Wednesday, December 3, 2008

Little Hondarribia

Well, I found out today that I am living through a record-breaking year in Basque Country. The first record breaking fact is that the average temperature for November was 9.61º celsius (48ºF), which is the coldest November since 1928. Next exciting record-breaking event I am living through is the fact that Basque Country is experiencing the iciest year since 1934. Last but not least is the rain info. So far in November and December we have received over a third of the ANNUAL rainfall. San Sebastian has not had such a rainy year since 1923. Best fact though is that Hondarribia (the town where I work) received 67.2 liters (17.75 gallons) of rain JUST LAST MONDAY, which is the most rain of any day in December since 1955!!! Aren't you glad I could experience such record-breaking excitement this winter?!

On a brighter note, I thought I would share some photos of Hondarribia that I took awhile back, when it was sunny and not so cold as well some history of the city. I thought maybe this would be good for you to see pictures and therapeutic for me, so I don't go crazy when it rains all month hahaha.

According to history, Hondarribia dates all the way back to basically the ice age more than 50,000 years ago. Supposedly when the world was basically ice, cave men migrated south and stayed in caves and such, and one of these caves has been found in Hondarribia, and it is named Cape Higuer. In the next thousand years or so, Hondarribia was home to Vascons (get it- Pais Vasco?). These peoples basically had the land from the Pyrenees to the coast. During this time, a wall was built around Hondarribia to protect it but alas in the 400s barbarians came in and created quite a lot of trouble for the residents. After hundreds of years of unrest, Hondarribia finally gets peace...and thier name! In 1203, Hondarribia is awared foundation and by the Navarre King - Sancho VI. From the 13th century on, Hondarribia becomes an important Navarre port city for things to be shipped to Northern Europe, and is also an important fishing port city. Also important to note, Hondarribia is the Spanish name of the town - it is referred to as Fuentarribia in Basque language. After years of prosperity, in 1476 fights between the French and Navarre people start and in 1498 all but six buildings in Hondarribia burn to a crisp.

After this Hondarribia is rebuilt with all new buildings - new church, new walls, new castle - a while new look! Here are some pictures of what was rebuilt and still remains in Hondarribia. The Parish Church of Santa Maria de Asuncion y del Manzano. This church was rebuilt on the old walls that didn't crumble in the fires. In the book 'Los Pireneos' (The Pyrenees) by Victor Hugo, he describes Hondarribia as a “silhouette of a town of gold, with a sharp bell tower, in the depth of a blue gulf, in an immense area”. This famous Gothic belltower is what I see everyday on the bus and its always gorgeous, no matter what the weather is like! Another historical area is the Parte Vieja (Alde Zaharra in Basque) of Hondarribia. That which still stands was part of the original walled area of the city. With cobblestone streets, iron balconies and tiny pathways, the old part of town is always gorgeous. I would think that it would be filled with tourist shops or restaurants, but the truth is that it is hard to find a restauarnt in the maze of streets that are mostly just filled with very old houses!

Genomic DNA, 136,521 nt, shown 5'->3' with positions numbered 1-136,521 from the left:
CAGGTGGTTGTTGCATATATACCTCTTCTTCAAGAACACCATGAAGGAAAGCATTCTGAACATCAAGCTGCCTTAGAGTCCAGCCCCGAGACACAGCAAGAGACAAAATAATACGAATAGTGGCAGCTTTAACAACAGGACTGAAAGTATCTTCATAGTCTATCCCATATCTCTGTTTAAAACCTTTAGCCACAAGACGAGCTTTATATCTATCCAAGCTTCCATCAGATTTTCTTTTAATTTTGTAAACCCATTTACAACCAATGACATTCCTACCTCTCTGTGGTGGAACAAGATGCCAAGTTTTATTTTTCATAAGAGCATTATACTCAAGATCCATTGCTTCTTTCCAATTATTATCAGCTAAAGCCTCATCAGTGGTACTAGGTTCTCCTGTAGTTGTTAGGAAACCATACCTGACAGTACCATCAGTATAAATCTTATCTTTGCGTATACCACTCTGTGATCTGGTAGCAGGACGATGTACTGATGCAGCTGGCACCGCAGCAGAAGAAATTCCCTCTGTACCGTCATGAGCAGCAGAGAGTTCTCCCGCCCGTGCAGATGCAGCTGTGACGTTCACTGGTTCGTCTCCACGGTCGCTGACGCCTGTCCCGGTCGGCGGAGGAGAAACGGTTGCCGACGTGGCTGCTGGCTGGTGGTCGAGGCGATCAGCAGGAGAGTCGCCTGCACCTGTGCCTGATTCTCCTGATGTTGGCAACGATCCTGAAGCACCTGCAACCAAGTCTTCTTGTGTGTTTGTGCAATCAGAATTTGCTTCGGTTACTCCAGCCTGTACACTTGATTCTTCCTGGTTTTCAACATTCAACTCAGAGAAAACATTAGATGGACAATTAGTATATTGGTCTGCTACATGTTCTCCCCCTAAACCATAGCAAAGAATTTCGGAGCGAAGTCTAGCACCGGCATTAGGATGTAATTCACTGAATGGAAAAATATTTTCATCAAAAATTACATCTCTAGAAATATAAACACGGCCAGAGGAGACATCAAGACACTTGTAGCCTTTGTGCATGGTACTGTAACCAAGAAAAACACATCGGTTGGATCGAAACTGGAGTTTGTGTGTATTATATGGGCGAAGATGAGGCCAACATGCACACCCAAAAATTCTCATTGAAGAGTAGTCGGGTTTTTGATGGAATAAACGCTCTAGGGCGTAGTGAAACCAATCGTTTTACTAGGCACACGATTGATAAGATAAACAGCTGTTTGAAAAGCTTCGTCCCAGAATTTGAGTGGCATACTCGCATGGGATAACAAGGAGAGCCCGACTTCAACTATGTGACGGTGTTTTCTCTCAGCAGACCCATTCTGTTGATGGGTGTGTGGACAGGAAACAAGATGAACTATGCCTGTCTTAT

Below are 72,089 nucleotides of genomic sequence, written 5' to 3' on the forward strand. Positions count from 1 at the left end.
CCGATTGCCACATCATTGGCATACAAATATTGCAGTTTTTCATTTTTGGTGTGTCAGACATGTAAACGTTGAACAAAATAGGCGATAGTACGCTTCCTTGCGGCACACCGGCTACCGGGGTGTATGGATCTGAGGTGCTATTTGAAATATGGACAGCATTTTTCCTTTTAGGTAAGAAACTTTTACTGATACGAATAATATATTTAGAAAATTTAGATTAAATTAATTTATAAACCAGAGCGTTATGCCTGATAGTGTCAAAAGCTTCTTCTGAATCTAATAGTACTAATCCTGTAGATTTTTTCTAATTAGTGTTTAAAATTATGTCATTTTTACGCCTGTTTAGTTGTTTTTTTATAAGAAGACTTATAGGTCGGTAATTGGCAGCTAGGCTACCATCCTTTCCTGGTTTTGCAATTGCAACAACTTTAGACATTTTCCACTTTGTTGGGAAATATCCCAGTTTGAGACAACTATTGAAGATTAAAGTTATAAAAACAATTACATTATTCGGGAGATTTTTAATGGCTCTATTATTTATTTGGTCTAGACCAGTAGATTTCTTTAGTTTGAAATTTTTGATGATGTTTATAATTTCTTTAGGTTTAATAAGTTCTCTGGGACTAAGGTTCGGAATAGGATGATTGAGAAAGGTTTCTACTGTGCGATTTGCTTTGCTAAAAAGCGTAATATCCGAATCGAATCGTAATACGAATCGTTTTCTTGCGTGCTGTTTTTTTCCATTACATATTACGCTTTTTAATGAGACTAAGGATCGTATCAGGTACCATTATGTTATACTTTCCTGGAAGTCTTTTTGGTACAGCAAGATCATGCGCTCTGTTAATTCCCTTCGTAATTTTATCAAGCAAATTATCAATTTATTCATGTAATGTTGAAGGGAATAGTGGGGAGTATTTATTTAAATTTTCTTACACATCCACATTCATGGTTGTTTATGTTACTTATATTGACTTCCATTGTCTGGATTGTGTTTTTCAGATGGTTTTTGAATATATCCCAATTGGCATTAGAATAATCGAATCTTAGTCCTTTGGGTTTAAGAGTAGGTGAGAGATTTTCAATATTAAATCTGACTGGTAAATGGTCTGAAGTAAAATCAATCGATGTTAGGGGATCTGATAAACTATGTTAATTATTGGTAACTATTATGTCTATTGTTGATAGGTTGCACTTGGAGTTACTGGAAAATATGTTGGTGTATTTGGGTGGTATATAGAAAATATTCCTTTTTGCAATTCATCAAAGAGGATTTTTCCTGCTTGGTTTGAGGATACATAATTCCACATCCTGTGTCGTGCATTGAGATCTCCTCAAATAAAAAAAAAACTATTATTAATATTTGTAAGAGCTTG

However, with all of the wars during the next 300 years, Hondarribia has a hard time prospering because of bad relations which slow demand for thier exports. By the 1800s, Hondarribia is involved in the Carlist Wars and is taken over many times but eventually by the 1900s starts to rebuild itself by expanding the city center, strengthening the fishing fleet, and gaining land from the countryside to accomodate more residents. Here is a shot of one of the many boat entrances to the port. This is what it looks like now will have to use your imagination for how it looked in the 1900s!

Nowadays Hondarribia boasts a whopping 16,000 residents and is known as a small, beautiful village in Basque Country with heaps of good restaurants. I have met many tourists on the bus coming to Hondarribia just for lunch!

If you remember from my blog a loooong time ago about where I live and all that stuff, you remember that Hondarribia is the last city before France. It sits on the Bidasoa River and across the river is Hendaye, a French town. There is a long walkway along the river where you can gaze across the River and (when it is not pouring down rain like it has been) you can see France! I've not walked on the boardwalk for quite some time fact I can't think of the last day we didn't have rain haha! Oh well, I cannot complain, I love it here. Helena (my boss) keeps insisting to me that this is the worst winter ever and she hopes I come back next year to teach again and she promises that the weather won't be so rotten. In the meantime, I will stock up on hats, scarfs, boots and umbrellas!

I hope you're enjoying your week and you are not having as much rain as me! Hopefully we don't break any more records haha! Oh, and PS - I added a new pic of Hondarribia to my 'favorite shots' on the right. It's the one closest to the top with the boats and France in the background!


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